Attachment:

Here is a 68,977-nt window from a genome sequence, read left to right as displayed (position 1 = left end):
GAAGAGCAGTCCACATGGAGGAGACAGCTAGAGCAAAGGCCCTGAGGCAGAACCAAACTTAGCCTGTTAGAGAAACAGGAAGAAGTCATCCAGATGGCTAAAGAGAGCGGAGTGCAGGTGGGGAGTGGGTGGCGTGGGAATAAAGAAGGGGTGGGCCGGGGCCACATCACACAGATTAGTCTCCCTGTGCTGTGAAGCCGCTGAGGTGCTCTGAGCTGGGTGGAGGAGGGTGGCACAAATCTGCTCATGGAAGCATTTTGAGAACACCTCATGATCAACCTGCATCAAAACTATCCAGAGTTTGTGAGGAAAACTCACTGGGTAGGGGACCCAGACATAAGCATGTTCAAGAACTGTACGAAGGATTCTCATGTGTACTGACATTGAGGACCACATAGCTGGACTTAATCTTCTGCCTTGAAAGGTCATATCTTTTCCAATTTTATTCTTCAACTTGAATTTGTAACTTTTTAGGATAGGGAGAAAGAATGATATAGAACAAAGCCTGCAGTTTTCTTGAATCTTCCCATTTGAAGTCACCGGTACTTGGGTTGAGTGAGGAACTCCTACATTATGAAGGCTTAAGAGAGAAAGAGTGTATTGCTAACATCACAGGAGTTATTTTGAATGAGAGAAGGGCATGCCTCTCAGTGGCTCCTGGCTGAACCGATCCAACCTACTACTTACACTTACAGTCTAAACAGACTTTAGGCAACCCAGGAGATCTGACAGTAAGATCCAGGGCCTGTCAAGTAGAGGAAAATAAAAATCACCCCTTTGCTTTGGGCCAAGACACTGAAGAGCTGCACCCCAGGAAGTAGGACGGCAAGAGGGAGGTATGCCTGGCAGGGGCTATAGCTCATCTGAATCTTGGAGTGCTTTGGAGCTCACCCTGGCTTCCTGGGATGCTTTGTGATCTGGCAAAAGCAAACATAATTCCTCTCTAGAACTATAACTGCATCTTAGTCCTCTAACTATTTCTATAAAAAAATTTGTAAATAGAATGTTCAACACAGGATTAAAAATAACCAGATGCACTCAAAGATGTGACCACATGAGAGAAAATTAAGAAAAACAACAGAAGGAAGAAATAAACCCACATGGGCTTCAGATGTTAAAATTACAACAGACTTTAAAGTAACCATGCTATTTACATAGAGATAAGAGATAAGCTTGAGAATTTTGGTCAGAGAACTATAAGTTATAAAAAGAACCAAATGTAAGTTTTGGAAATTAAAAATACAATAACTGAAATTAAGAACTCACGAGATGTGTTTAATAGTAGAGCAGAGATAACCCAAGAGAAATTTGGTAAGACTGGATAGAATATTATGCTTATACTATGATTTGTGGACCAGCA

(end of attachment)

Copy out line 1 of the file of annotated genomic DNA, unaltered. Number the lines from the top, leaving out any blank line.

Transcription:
Here is a 68,977-nt window from a genome sequence, read left to right as displayed (position 1 = left end):